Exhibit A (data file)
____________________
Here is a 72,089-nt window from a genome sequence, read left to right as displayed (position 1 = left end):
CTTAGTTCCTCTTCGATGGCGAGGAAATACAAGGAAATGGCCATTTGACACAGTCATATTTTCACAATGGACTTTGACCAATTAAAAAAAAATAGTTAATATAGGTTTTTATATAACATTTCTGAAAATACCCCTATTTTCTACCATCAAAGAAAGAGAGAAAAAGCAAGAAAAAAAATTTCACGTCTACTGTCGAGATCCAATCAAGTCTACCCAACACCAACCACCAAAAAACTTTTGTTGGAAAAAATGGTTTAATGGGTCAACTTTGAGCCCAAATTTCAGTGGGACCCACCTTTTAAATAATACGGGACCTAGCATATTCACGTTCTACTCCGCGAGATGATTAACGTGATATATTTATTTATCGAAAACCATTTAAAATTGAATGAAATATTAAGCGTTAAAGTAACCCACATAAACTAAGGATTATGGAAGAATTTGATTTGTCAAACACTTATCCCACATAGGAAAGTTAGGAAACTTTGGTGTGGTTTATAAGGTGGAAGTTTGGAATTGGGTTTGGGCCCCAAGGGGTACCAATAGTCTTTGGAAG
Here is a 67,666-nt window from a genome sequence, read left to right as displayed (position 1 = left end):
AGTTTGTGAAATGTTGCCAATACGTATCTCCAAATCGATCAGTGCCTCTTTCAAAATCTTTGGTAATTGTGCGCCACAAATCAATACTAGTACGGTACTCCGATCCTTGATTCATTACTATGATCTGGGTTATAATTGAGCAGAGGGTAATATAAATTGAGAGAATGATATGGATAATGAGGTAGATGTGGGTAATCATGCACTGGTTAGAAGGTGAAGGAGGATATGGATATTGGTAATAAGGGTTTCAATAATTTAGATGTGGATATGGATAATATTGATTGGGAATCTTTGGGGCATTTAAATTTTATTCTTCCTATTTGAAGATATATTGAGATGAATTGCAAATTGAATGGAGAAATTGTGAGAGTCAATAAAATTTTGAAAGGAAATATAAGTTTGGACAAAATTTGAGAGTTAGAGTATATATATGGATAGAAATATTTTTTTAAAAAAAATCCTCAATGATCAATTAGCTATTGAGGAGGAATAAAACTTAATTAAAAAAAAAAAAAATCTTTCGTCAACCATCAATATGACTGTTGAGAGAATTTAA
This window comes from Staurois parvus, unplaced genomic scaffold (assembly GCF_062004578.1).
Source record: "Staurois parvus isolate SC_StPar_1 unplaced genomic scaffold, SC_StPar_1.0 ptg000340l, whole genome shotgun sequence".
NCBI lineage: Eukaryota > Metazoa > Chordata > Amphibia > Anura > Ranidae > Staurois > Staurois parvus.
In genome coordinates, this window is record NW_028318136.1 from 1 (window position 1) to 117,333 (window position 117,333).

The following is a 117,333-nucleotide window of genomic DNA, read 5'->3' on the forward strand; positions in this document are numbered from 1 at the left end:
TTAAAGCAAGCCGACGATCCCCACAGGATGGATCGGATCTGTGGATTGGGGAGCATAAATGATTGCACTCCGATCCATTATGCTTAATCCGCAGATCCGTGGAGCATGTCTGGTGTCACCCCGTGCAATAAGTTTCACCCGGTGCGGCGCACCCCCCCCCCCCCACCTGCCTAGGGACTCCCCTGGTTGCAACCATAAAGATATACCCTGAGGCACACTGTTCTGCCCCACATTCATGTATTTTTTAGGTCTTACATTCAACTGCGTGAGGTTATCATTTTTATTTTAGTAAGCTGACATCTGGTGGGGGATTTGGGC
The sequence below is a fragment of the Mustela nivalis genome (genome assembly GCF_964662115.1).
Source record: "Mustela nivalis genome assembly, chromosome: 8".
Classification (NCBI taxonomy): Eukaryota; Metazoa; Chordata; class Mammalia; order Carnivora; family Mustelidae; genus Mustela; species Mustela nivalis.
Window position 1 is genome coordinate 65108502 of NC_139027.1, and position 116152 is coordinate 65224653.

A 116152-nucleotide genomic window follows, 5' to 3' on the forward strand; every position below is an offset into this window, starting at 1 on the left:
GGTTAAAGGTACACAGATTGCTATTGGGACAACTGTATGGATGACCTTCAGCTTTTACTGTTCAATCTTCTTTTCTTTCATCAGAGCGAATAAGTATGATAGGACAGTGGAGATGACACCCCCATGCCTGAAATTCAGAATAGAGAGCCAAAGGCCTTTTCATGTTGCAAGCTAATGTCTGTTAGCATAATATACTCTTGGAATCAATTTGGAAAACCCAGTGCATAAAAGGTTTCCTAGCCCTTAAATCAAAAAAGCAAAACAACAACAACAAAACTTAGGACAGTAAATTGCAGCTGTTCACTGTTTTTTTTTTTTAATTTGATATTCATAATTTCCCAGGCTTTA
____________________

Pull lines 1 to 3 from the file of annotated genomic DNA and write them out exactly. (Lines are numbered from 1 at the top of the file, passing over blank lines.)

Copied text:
Here is a 72,089-nt window from a genome sequence, read left to right as displayed (position 1 = left end):
CTTAGTTCCTCTTCGATGGCGAGGAAATACAAGGAAATGGCCATTTGACACAGTCATATTTTCACAATGGACTTTGACCAATTAAAAAAAAATAGTTAATATAGGTTTTTATATAACATTTCTGAAAATACCCCTATTTTCTACCATCAAAGAAAGAGAGAAAAAGCAAGAAAAAAAATTTCACGTCTACTGTCGAGATCCAATCAAGTCTACCCAACACCAACCACCAAAAAACTTTTGTTGGAAAAAATGGTTTAATGGGTCAACTTTGAGCCCAAATTTCAGTGGGACCCACCTTTTAAATAATACGGGACCTAGCATATTCACGTTCTACTCCGCGAGATGATTAACGTGATATATTTATTTATCGAAAACCATTTAAAATTGAATGAAATATTAAGCGTTAAAGTAACCCACATAAACTAAGGATTATGGAAGAATTTGATTTGTCAAACACTTATCCCACATAGGAAAGTTAGGAAACTTTGGTGTGGTTTATAAGGTGGAAGTTTGGAATTGGGTTTGGGCCCCAAGGGGTACCAATAGTCTTTGGAAG
Here is a 67,666-nt window from a genome sequence, read left to right as displayed (position 1 = left end):